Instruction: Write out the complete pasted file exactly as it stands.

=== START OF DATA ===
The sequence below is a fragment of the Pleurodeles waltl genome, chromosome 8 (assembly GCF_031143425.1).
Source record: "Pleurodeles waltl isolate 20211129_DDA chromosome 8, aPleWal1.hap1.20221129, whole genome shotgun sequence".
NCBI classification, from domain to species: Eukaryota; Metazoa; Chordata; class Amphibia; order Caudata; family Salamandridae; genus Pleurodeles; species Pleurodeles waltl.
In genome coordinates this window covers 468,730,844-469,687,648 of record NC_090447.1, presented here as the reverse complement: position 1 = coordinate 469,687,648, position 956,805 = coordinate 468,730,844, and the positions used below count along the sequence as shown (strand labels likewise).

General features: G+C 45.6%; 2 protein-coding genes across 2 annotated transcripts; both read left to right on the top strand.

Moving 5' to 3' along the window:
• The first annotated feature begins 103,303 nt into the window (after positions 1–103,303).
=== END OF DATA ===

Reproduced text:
The sequence below is a fragment of the Pleurodeles waltl genome, chromosome 8 (assembly GCF_031143425.1).
Source record: "Pleurodeles waltl isolate 20211129_DDA chromosome 8, aPleWal1.hap1.20221129, whole genome shotgun sequence".
NCBI classification, from domain to species: Eukaryota; Metazoa; Chordata; class Amphibia; order Caudata; family Salamandridae; genus Pleurodeles; species Pleurodeles waltl.
In genome coordinates this window covers 468,730,844-469,687,648 of record NC_090447.1, presented here as the reverse complement: position 1 = coordinate 469,687,648, position 956,805 = coordinate 468,730,844, and the positions used below count along the sequence as shown (strand labels likewise).

General features: G+C 45.6%; 2 protein-coding genes across 2 annotated transcripts; both read left to right on the top strand.

Moving 5' to 3' along the window:
• The first annotated feature begins 103,303 nt into the window (after positions 1–103,303).